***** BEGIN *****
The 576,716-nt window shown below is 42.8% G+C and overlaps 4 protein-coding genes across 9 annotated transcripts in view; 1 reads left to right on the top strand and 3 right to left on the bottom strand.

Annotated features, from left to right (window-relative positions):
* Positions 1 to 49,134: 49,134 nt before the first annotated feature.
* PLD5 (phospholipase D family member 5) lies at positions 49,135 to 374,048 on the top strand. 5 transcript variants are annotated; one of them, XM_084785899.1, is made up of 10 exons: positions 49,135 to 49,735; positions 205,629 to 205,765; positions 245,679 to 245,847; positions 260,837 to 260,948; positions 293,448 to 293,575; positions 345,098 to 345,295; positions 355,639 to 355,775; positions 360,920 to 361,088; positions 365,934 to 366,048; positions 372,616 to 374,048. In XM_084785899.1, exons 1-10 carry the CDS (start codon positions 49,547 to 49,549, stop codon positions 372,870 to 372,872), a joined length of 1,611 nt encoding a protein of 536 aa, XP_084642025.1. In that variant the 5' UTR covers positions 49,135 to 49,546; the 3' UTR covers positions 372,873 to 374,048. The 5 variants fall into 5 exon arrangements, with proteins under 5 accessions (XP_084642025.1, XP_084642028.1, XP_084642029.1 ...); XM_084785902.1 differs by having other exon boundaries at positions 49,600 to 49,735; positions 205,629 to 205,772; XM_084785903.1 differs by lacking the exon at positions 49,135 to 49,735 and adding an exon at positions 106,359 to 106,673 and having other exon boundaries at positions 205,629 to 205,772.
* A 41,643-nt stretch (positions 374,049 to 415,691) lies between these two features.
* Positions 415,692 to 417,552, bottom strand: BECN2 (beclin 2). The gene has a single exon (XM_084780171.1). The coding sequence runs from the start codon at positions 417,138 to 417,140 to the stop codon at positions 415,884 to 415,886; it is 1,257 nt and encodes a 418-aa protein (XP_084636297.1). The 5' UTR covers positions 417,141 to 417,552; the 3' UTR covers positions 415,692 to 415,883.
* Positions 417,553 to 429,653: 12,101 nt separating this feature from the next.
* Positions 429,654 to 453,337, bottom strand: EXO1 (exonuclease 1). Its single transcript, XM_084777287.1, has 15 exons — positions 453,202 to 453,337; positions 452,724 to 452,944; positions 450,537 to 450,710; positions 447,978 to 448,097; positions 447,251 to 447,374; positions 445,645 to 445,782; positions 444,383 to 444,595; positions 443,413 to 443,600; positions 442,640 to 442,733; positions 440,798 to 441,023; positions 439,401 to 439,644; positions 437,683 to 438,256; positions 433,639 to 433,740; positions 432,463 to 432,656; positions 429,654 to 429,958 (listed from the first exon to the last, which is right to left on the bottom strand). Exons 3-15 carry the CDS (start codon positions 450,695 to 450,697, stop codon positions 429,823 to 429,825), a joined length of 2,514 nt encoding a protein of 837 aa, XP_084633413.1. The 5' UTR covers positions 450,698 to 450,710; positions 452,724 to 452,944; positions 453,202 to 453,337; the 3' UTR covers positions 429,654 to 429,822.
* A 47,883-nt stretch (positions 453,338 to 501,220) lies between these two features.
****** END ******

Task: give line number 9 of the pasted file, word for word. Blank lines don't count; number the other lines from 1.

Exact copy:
* A 47,883-nt stretch (positions 453,338 to 501,220) lies between these two features.